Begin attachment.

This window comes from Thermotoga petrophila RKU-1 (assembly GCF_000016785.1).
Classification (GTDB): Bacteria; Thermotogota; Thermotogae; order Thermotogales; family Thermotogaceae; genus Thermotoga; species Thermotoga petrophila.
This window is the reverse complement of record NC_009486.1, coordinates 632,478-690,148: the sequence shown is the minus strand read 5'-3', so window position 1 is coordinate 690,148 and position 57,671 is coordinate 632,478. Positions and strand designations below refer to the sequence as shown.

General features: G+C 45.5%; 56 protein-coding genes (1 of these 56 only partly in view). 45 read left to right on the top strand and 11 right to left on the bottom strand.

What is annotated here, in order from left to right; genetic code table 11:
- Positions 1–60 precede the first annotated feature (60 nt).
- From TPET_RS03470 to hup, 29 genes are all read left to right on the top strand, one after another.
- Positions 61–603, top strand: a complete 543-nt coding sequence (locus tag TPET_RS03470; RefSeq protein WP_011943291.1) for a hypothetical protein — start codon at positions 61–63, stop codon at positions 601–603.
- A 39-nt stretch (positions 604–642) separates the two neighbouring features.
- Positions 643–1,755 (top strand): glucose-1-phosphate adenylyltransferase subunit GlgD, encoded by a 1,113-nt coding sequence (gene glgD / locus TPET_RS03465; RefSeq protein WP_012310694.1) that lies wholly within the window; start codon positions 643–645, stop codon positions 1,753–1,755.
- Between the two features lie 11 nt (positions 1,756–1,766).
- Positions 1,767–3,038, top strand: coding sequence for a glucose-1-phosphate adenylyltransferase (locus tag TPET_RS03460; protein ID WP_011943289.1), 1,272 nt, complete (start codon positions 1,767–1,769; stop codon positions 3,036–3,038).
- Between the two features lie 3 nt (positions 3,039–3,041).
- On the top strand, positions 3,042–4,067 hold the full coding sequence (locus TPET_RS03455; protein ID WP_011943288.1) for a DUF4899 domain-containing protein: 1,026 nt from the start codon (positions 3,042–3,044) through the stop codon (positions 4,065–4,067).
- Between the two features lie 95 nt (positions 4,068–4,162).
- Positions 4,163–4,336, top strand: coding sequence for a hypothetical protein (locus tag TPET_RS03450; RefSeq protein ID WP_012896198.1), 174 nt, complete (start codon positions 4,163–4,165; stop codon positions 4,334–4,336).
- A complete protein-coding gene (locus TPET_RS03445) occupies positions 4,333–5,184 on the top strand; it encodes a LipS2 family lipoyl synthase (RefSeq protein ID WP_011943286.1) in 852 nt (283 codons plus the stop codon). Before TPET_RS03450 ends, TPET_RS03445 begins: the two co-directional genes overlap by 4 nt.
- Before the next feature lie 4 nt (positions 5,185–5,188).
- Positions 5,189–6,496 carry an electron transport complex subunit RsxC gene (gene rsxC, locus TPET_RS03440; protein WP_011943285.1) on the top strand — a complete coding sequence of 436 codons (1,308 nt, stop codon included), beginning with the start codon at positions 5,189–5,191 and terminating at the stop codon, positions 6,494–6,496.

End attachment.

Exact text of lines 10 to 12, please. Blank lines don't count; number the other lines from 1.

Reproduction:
- Positions 643–1,755 (top strand): glucose-1-phosphate adenylyltransferase subunit GlgD, encoded by a 1,113-nt coding sequence (gene glgD / locus TPET_RS03465; RefSeq protein WP_012310694.1) that lies wholly within the window; start codon positions 643–645, stop codon positions 1,753–1,755.
- Between the two features lie 11 nt (positions 1,756–1,766).
- Positions 1,767–3,038, top strand: coding sequence for a glucose-1-phosphate adenylyltransferase (locus tag TPET_RS03460; protein ID WP_011943289.1), 1,272 nt, complete (start codon positions 1,767–1,769; stop codon positions 3,036–3,038).